Resistance is Growing

GM Herbicide Tolerant Crops Escalate the Herbicide Arms Race 
GM Freeze, Immediate release: 19 January 2010
Farmers urged to take lead on herbicide resistant weeds and adopt non-chemical approach
A new report [1] on the spread of herbicide resistant weeds in the world calls upon farmers to take the lead in dealing with the problem if scientists and governments fail to do so. Without such action GM herbicide tolerant crops will cause an explosion of herbicide resistant weeds.
Promises from agri-biotech companies that GM herbicide tolerant crops would make weed control in crops such as soya, maize and cotton easier and cheaper now look hollow. This year the GM industry will again try to use the ISAAA report to paper over the cracks and paint GM as a success in world agriculture. This research shows exactly how much more costly HT crops are becoming over time as serious problems spread.
GM Freeze has reviewed the latest evidence on weeds resistant to one or more weed killers in the report published today. The rapid increase in weed resistance, and the key role played by GM herbicide tolerant (GMHT) crops that encourage farmers to depend on one herbicide (Monsanto’s Roundup), are highlighted. Overuse of Monsanto’s best selling product on monocultures employing zero tillage has created the conditions for weeds to evolve resistance very rapidly. 
Three examples of Roundup resistant weeds highlighted in the report (Johnsongrass in Argentina, Horseweed and Palmer amaranth in the USA) are now all resistant to Roundup and infest thousands of acres where GMHT soya is grown. Farmers are attempting to control them using cocktails of weed killers, which in Argentina includes spraying them from the air. This has serious implications for the local people and environment because spray drifts off target into villages and other crops. 
The report also highlights the problem of weeds with multiple resistance to two or more different types of weed killers, including Roundup, in the US soya and maize belt. The options to rotate the use of different weed killers, to spray mixtures of weed killers or to use soil acting weed killers to kill off problem weeds as they germinate are limited by weeds that have already evolved resistance during decades of chemical weed control. 
The complexity of planning weed control on all crops will increase as resistance grows. Weed control costs are rising steeply. There is no prospect for development in the next 5-10 years of an effective, new, safe chemical weed killer to substitute for Roundup or other products with resistance problems.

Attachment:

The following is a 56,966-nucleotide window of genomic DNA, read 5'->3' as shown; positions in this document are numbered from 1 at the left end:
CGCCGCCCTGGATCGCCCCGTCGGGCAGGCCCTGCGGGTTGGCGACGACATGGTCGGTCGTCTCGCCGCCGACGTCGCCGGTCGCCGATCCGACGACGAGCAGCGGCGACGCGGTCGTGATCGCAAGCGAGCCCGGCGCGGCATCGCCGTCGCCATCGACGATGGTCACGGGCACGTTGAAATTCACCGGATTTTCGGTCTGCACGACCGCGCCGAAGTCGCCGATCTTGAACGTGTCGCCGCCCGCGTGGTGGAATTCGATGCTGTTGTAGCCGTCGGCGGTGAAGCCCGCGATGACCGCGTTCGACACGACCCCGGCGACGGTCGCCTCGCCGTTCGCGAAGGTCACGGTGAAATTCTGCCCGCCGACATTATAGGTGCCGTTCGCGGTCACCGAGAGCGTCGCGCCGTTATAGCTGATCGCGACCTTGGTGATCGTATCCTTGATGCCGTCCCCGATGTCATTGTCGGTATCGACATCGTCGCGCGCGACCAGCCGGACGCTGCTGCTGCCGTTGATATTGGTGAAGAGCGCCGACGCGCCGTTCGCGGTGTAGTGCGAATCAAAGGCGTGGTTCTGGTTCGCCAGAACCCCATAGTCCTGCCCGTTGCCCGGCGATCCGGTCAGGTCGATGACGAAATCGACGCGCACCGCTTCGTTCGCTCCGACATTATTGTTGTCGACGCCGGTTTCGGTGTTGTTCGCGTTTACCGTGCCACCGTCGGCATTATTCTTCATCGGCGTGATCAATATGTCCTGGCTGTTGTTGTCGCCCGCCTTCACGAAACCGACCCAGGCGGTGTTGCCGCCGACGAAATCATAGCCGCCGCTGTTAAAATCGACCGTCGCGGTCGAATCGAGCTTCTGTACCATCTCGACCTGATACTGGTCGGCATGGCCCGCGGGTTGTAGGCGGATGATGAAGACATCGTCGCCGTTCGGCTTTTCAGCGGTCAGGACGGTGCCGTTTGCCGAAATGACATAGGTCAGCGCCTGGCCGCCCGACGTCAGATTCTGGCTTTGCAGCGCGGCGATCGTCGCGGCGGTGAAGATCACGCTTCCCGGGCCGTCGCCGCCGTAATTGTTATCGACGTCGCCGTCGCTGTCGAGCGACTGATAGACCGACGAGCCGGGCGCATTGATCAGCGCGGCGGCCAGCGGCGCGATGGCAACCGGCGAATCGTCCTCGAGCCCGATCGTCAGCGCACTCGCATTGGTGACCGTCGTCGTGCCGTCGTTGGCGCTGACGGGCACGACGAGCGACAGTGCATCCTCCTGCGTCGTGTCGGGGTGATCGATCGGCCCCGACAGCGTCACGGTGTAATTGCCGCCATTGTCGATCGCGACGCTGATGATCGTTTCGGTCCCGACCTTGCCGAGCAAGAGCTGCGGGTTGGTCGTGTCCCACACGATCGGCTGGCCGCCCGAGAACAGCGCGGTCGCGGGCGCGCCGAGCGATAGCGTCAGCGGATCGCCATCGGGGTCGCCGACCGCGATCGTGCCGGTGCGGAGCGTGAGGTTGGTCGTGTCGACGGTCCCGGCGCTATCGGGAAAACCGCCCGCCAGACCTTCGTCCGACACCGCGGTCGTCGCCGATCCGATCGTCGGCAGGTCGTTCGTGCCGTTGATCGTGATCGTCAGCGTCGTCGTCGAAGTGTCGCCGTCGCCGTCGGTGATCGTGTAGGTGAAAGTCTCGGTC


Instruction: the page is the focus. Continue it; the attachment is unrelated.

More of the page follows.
The report calls for greater use of agroecological methods of weed control, including cover crop planting (such clover), crop rotation, crop breaks, mulching with cover crops and other organic materials and mechanical methods. It concludes: 
The weed control and monoculture systems adopted for GMHT crops ignore these good agricultural principles and practices despite the fact that "farmers who practice continuous cropping, or intensive cropping, run a much greater risk of developing resistance".[2] 
Pete Riley of GM Freeze said:
"We are fast running out of chemicals that kill weeds thanks to overuse and poor farming practices. GM herbicide tolerant crops are accelerating the problem, and before too long chemical weed control options could be very limited in some areas. It only requires one weed to develop Roundup resistance for chemical use to escalate. People in Argentina are already facing frequent bouts of aerial spraying with mixtures of weed killers. This is not good for people, the environment or farming.  
"Farmers need to make certain that non-chemical weed control methods are being developed in research institutions. They cannot rely on agro-chemical companies and governments to solve a problem they helped create, as all they have to offer is yet more chemicals. We need a revolution in agricultural research and arable farming to make sure we put an end to the pesticides arms race and adopt sustainable approaches to weed control based on agroecology." 
Calls to Pete Riley 07903 341065 or 0845 217 8992
[2] Chaudhry O, 2008. Herbicide Resistance and Weed-Resistance Management.  See


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